For local small businesses, customer reviews—especially those on Google—can be powerful. The reviews your small business receives on Google and other review sites can be the difference between your business’s success or failure.

In this article, we’ll explain why customer reviews are important, how to get more reviews, and tips to leverage the power of these reviews.

Why Reviews Matter for Your Small Business

Just how important are reviews? Recent data shows more customers are reading online reviews today than ever before.

According to Brightlocal’s Local Consumer Review Survey, 77% of consumers say they “always” or “regularly” read reviews when they’re looking for a local business—that’s up from 60% in the previous year’s results. And 78% say they turn to the Internet to find local business information more than once a week.

The takeaway: Reviews of your business matter to potential customers.

How To Get More Reviews

product reviews

You know that online reviews matter to your business. But how do you go about getting more reviews on sites that you don’t control?

The good news is, there’s a lot you can do.

Start Asking For Reviews

Ever hear the popular quote, “If you don’t ask, you don’t get”? There’s a good reason for its popularity—it rings true for most things in life, including customer reviews.

If you ask for reviews, you’ll end up getting more of them. And the research backs this up. According to Brightlocal’s survey, 12% of consumers say they’ve left a review every time a business asks them to, while another 23% say they’ve left a review more than half the time when asked to.

Lay the Groundwork for Your Ask

Before we dive into ideas on how you can ask for reviews, there are a few things you can do to make it more likely that your customers will take action when you ask.

Verify your profile across review sites. Make sure your profile is verified, if possible, on sites where you’ll be seeking reviews. This is an extremely important step on Google: If you haven’t verified your Google Business Profile, your business might not even show up on Google Maps or in Google search results. If you need help setting up and verifying your Google Business Profile, check our Google Business Profile guide. You can also verify your business on Facebook in the settings.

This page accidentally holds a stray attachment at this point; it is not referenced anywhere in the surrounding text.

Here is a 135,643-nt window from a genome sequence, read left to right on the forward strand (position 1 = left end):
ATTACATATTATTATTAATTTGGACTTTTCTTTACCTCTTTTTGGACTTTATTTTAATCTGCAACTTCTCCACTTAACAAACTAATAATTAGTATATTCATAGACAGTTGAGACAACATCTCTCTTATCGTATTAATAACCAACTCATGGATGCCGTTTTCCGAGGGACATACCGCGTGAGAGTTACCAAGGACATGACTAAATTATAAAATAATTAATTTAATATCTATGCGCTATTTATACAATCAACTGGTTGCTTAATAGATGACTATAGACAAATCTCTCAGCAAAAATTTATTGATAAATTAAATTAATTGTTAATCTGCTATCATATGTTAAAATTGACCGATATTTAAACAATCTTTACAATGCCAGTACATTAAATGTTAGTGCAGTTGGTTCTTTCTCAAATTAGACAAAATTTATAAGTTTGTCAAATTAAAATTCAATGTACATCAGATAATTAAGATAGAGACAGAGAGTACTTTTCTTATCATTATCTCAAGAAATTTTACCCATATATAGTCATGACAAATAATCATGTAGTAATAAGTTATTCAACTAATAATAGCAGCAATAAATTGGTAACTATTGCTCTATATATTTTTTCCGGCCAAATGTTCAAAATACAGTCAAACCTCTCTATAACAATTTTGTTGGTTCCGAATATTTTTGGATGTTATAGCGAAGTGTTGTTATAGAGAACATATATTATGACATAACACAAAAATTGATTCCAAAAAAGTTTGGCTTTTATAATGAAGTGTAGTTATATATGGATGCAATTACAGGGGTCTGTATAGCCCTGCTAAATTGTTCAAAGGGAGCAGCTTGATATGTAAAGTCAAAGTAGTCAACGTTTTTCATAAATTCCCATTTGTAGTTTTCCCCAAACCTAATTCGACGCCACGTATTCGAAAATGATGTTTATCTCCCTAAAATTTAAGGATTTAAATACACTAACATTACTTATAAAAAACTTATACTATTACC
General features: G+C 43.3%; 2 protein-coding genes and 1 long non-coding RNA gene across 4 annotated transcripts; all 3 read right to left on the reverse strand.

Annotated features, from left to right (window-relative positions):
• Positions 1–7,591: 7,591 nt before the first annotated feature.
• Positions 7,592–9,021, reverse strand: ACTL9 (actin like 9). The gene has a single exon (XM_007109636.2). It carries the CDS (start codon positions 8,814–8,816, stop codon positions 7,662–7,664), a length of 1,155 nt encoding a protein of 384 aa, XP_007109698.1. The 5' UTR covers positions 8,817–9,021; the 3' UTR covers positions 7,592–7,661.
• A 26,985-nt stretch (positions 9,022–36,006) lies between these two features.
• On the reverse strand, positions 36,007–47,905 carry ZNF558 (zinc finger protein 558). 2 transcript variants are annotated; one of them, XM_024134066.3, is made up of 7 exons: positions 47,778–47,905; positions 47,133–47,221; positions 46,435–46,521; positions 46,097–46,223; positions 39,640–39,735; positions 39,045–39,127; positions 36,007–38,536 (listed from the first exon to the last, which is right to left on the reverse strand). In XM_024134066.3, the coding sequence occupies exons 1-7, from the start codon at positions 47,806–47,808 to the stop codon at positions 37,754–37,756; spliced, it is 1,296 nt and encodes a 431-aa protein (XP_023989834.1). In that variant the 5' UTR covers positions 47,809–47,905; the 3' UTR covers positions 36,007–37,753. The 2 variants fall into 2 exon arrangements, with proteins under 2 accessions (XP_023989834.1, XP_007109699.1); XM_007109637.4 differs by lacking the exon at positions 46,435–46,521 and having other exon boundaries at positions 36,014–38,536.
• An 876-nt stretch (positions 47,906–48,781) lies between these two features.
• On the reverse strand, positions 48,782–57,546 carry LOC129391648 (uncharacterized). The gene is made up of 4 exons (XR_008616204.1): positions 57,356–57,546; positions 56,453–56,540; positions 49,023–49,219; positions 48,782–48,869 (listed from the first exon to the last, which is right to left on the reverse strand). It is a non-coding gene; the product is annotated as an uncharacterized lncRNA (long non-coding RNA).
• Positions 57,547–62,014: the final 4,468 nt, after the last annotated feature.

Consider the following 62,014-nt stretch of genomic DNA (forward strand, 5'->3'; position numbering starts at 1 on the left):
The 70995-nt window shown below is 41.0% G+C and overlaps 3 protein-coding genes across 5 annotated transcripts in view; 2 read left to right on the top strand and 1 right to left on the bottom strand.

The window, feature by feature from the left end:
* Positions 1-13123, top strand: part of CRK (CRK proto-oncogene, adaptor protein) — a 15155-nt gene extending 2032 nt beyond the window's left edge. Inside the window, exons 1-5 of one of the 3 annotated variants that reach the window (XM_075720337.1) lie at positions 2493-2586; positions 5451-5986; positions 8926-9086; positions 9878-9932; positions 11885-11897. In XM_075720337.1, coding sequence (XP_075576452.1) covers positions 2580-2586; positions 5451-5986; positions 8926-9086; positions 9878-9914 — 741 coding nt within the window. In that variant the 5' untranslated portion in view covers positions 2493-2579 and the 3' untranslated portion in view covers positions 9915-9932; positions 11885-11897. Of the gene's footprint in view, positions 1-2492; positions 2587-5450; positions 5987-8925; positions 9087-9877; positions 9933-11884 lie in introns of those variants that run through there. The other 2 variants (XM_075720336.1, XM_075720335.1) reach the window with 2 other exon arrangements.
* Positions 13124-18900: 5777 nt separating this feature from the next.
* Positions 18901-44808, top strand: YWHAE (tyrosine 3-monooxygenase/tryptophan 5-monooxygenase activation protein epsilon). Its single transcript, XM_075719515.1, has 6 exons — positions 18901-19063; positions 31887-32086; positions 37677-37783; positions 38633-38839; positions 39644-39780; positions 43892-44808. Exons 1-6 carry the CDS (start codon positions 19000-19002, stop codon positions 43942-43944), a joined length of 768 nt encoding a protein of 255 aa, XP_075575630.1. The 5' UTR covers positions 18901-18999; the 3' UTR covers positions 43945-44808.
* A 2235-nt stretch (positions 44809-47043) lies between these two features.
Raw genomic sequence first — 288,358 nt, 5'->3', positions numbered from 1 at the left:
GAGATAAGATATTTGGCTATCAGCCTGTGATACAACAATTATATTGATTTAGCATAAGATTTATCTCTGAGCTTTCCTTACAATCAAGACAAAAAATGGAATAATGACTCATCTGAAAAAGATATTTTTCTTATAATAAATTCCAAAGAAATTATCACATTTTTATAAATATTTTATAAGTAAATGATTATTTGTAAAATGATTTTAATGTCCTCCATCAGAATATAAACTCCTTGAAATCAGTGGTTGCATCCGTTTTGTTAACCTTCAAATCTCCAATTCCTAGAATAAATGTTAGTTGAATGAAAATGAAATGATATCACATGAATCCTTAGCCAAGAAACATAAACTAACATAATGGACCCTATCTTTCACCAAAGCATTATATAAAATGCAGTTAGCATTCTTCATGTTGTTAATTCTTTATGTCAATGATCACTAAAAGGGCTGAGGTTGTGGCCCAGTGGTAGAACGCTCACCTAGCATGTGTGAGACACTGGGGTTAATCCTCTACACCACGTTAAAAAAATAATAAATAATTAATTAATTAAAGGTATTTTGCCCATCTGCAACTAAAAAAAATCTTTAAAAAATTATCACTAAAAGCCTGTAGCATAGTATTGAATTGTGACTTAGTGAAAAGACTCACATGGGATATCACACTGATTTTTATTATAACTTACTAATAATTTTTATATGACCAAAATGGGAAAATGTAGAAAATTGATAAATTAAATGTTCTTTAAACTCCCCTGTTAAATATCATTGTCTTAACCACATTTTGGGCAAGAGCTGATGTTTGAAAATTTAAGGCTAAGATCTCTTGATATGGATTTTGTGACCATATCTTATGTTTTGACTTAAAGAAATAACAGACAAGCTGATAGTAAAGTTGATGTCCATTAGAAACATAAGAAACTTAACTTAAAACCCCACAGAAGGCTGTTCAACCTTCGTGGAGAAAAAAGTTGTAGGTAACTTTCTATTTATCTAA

Send customers directly to your reviews page. If your customers feel they have to take too many steps to leave you a review, they’ll be more likely to put it on the backburner—which means they may never get around to it. Create a link that will take your customers directly to your reviews page. Google has detailed instructions for creating your link here.

Shorten your reviews link. Use a link shortener like Bitly, Rebrandly, or TinyURL to turn your link into something that’s both short and memorable.

Create QR codes. You can create a QR code at a site like QR Code Generator to link to your reviews page on Google or other sites. Sharing scannable QR codes in your store and on marketing materials creates a frictionless way for customers to get started with their review.

How to Ask Your Customers for Reviews

products and reviews

Feel free to get creative when it comes to asking for reviews. Here are some ideas and suggestions to help you get started.

Ask for reviews on your website

Your website is a great place to ask customers to leave you a review. Here are a few ways to do it:

  • Include a link to your review page in your header and your footer.
  • Use an image editing site like Canva to create an eye-catching image for your link.
  • Create a standalone reviews page on your site where you can also ask for a review.
  • Embed your latest reviews in the sidebar, with a link to your reviews page on Google or other sites.

Calibrate your timing

You want positive reviews, so the timing of your request is important. To increase the chances of a positive review, choose points along the customer purchase journey when your customers are likely to be satisfied with your product or services.

For example, if you’re sending an email after purchase to ask for a review, make sure enough time has gone by for your customer to use your product or services.

On the other hand, be careful not to wait too long: You want to ask for a review while their experience is still fresh.

Include an ask in other interactions

In addition to purchases, consider other key areas where you’re likely to engage with your customers, such as during customer support interactions.

Make your request for a review a standard part of the process. For example:

  • If you use an automated email asking for feedback after the resolution of each support ticket, include a request for a review in that email.